Also known as the Sil­ver Pav­il­lion, this el­e­gant tem­ple is a world cul­tural her­itage site. Set in beau­ti­ful grounds at the foot of Ky­oto’s east­ern moun­tains. Ginkaku-ji Tem­ple area is an out­stand­ing ex­am­ple of fine Ja­panese land­scape ar­chi­tec­ture. Although known as the Sil­ver Pavil­ion, the Ginkaku-ji Tem­ple was never gilded in sil­ver, and the main tem­ple build­ing re­mains un­painted brown due to the Onin war. Some­how, in its own way, the build­ing ex­em­pli­fies the Ja­panese idea that some­thing plain can be beau­ti­ful. I found the area more serene and calm than the Golden Pavil­ion, es­pe­cially the gar­dens, which are de­signed to be beau­ti­ful in ev­ery sea­son. An in­ter­est­ing fact about this tem­ple is that it has three names, Ginkaku-ji Tem­ple, Sil­ver Pav­il­lion and Zen Tem­ple. Open 8.30 am to 5 pm En­try fee: 500 yen


Fa­mously known as the Golden Pavil­ion. Like many of Ky­oto’s tem­ples, this was orig­i­nally the site of a pri­vate villa, but it was con­verted to a tem­ple at the very start of the 15th cen­tury by the son of Shogun Ashik­aga Yoshim­itsu, as a memo­rial to his fa­ther. Golden Pavil­ion ac­quired that name be­cause the in­te­rior is cov­ered in gold leaf (a popular coat­ing of choice of the rich in old-time Ja­pan) both inside and out, and is topped with a golden phoenix. Kinkaku-ji Tem­ple over­looks a large pond in which it is beau­ti­fully re­flected. I were there at around 4 pm and the struc­ture was stun­ningly lit by the late af­ter­noon sun. The tem­ple is pho­to­geni­cally pretty, but do not ex­pect to have it all by your­self as there are many tourists around. After view­ing the Golden Pavil­ion from most sides, I fol­lowed a path that led me around the rest of the gar­dens; it was land­scaped in a very nat­u­ral way, with a va­ri­ety of trees, bam­boo, mosses and a stream. One of the most in­ter­est­ing parts of the gar­den is the statue, which func­tions as a guardian near the exit, where the lo­cals try to toss a coin into a small cup to ful­fil their wishes. Open 9 am to 5 pm. En­try fee: 400 JPY.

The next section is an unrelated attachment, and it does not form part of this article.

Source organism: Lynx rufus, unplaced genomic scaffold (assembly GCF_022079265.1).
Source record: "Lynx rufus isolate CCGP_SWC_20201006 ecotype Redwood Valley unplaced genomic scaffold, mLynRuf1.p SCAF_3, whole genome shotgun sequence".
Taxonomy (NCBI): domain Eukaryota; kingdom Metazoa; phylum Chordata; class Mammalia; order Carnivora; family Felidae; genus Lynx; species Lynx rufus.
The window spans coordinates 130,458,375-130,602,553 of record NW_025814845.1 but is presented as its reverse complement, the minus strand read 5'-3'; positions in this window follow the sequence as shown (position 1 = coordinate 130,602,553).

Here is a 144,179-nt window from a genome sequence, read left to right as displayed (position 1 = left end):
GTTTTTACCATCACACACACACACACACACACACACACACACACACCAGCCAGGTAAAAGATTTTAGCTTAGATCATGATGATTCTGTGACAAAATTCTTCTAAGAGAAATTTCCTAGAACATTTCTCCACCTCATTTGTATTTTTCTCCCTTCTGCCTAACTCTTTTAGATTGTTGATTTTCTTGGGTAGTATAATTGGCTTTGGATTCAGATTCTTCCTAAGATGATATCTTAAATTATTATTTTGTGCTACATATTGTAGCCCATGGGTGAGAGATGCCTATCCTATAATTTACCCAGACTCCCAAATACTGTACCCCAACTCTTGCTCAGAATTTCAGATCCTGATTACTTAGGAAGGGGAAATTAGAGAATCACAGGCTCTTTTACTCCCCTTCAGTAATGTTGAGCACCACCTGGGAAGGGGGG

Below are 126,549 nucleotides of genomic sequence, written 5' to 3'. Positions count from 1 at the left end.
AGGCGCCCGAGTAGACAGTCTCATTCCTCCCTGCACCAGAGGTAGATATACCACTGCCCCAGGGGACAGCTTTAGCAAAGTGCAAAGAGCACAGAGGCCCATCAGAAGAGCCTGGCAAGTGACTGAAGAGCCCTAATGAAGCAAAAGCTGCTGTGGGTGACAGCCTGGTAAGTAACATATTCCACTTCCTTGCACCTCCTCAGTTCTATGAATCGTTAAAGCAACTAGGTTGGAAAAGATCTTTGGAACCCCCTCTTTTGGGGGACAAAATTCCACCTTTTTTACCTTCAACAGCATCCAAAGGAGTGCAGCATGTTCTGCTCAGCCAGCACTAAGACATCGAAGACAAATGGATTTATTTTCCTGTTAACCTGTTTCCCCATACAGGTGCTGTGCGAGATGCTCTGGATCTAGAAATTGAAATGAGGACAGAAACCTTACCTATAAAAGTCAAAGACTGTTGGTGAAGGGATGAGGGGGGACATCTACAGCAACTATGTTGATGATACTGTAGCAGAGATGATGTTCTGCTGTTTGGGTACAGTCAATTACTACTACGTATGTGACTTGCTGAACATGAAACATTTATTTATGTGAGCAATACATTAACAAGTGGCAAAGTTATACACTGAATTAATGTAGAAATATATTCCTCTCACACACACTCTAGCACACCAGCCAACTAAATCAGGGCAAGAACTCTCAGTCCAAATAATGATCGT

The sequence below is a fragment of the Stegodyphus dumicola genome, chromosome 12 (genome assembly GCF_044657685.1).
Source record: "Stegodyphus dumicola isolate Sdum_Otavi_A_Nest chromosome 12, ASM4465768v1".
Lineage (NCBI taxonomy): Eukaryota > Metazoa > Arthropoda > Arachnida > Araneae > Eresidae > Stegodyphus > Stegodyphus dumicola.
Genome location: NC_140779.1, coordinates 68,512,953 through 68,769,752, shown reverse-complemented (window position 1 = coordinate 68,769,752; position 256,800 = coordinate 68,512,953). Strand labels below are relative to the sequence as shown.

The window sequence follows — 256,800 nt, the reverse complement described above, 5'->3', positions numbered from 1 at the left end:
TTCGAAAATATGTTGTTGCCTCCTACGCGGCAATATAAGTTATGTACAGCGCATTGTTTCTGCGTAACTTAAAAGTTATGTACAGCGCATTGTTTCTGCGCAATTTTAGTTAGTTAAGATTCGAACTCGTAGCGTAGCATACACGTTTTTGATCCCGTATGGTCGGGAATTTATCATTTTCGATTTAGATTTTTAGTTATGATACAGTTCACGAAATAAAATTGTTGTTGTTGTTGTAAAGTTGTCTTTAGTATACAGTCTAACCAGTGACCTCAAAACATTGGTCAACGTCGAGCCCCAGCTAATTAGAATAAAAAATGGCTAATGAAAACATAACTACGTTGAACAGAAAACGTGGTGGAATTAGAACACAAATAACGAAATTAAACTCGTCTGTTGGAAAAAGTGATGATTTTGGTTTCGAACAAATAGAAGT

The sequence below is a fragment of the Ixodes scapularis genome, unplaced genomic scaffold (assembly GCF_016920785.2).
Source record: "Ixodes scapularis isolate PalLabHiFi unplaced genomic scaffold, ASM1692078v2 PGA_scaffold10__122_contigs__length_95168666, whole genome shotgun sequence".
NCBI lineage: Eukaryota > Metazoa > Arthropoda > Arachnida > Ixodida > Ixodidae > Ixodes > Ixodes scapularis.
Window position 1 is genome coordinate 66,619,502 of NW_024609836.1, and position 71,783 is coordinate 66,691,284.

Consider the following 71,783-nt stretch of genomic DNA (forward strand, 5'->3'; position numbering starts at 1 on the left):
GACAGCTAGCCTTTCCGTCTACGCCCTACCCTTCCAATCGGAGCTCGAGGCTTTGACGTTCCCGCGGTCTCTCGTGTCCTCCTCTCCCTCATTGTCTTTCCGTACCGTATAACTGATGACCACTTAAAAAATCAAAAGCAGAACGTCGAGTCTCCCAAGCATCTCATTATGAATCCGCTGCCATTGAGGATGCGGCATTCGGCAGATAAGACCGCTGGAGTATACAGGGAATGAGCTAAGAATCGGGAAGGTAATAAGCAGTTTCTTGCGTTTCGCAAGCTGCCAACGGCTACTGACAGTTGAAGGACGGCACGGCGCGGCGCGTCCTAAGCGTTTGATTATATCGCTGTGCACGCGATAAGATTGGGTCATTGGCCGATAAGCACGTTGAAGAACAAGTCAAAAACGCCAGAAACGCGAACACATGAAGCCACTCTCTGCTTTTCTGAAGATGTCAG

The Philoso­pher’s Path is named after Pro­fes­sor Nishida Ki­taro (1870 -1945), one of Ja­pan’s most fa­mous philoso­phers. He used to med­i­tate on the mean­ing of life as he walked along this route on his com­mute to Ky­oto Univer­sity ev­ery day. This stone path is ap­prox­i­mately two kilo­me­tres long, be­gin­ning around the Ginkakuji-Tem­ple and end­ing in the neigh­bor­hood of Nanzenji, but you can de­part from it at any time as there are sign­posts to lots of nearby tem­ples and shrines, in­clud­ing the Kinkaku-ji Tem­ple and Heian Shrine. The Philoso­pher’s Path is best ex­pe­ri­enced dur­ing cherry blos­som sea­son, when hun­dreds of cherry trees bloom along the line of a nar­row canal, cre­at­ing an oth­er­worldly at­mos­phere just as in a paint­ing. There are plenty of places to stop off to pur­chase sou­venirs or have re­fresh­ments. It took a while for me to fin­ish the route be­cause of all the stops along the way.